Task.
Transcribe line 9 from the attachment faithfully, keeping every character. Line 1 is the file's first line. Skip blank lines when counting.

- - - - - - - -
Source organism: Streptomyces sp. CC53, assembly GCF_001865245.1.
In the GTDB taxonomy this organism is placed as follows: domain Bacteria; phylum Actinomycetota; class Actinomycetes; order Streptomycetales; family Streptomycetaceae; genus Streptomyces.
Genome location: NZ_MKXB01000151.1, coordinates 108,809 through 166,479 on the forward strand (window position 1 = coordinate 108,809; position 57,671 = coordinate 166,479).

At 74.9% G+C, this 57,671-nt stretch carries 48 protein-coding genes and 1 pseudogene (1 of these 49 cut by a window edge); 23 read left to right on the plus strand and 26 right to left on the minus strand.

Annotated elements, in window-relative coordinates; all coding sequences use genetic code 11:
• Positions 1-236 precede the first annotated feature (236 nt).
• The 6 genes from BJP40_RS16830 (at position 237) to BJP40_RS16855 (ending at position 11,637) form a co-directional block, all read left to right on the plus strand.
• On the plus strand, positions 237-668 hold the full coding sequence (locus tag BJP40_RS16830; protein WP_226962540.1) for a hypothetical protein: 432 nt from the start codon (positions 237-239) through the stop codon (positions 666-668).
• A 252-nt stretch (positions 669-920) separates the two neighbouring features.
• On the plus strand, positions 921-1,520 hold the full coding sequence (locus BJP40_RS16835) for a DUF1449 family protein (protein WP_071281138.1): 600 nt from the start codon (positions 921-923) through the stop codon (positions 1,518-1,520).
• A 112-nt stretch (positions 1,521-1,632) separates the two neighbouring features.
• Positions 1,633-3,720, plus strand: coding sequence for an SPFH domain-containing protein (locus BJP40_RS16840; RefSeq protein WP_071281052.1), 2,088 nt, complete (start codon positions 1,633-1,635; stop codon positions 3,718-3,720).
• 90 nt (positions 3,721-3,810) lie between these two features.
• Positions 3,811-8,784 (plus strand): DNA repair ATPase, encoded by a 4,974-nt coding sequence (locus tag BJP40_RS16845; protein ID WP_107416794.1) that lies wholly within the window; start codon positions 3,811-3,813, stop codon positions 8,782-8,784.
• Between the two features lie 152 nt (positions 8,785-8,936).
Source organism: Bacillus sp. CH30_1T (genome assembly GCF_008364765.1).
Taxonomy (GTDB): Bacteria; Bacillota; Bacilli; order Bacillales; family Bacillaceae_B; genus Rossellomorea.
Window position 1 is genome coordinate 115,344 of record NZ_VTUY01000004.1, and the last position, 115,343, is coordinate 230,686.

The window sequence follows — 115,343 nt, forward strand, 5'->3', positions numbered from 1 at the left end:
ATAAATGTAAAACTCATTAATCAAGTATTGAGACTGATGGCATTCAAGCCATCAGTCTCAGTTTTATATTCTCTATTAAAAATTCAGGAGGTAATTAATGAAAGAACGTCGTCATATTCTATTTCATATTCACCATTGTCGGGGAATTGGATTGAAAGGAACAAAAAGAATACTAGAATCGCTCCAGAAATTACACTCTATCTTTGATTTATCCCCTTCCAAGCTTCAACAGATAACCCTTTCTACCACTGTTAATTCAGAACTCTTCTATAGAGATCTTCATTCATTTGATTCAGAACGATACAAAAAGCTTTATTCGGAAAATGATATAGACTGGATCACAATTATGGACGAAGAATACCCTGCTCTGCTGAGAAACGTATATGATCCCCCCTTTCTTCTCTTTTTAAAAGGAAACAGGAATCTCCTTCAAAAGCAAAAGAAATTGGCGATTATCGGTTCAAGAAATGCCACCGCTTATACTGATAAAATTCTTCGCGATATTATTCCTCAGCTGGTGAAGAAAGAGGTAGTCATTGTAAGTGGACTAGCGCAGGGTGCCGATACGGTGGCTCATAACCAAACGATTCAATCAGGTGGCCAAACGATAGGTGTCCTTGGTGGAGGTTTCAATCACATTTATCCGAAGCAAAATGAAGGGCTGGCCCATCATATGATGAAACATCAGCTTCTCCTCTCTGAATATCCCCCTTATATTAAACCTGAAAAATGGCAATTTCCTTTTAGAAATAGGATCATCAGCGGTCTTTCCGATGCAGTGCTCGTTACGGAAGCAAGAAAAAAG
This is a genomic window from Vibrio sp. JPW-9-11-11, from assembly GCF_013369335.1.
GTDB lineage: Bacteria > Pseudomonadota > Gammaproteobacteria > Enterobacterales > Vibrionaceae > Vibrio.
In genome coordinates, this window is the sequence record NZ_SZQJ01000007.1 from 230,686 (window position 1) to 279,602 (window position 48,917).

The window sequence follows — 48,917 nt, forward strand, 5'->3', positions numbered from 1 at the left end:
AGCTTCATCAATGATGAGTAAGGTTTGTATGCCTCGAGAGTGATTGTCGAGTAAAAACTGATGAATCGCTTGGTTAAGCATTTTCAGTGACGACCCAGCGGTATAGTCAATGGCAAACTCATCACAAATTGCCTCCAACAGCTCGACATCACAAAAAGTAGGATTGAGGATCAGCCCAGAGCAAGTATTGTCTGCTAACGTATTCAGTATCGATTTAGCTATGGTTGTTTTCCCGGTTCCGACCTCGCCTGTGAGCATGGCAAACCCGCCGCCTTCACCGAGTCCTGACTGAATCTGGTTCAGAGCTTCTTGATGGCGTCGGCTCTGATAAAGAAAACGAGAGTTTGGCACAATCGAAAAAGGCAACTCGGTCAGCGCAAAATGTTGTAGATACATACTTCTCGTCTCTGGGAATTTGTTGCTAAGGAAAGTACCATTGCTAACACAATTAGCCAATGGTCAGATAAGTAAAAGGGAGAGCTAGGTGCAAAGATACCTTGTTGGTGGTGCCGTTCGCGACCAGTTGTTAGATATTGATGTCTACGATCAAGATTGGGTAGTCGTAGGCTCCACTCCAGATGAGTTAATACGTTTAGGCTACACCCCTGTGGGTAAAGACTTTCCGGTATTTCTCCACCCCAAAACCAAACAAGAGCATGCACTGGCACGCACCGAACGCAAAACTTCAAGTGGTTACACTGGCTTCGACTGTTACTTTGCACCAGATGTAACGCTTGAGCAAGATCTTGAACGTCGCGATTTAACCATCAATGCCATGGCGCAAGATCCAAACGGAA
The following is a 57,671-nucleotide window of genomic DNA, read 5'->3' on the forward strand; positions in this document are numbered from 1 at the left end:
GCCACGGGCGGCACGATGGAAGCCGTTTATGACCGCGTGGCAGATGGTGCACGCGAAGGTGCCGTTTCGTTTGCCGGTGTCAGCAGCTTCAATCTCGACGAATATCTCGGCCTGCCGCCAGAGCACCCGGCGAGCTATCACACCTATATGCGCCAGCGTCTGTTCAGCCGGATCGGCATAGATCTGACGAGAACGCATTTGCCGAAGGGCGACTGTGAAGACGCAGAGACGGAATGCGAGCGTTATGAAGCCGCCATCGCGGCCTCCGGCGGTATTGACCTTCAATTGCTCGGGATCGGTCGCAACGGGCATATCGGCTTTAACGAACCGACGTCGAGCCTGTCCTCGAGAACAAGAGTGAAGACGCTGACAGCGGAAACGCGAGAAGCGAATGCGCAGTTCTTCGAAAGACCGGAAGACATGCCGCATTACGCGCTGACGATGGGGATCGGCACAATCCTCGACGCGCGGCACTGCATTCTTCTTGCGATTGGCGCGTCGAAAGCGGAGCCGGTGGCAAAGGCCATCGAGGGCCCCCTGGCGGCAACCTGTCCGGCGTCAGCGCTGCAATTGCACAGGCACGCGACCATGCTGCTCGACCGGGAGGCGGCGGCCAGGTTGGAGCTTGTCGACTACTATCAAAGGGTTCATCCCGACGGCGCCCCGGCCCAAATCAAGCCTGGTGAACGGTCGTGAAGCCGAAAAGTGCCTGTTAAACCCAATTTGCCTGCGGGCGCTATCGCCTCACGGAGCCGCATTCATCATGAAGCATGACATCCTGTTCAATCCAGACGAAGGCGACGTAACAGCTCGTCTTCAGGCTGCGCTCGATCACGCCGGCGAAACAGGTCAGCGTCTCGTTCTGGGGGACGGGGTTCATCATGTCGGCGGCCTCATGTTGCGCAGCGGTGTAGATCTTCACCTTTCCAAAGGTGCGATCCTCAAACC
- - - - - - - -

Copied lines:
• A 252-nt stretch (positions 669-920) separates the two neighbouring features.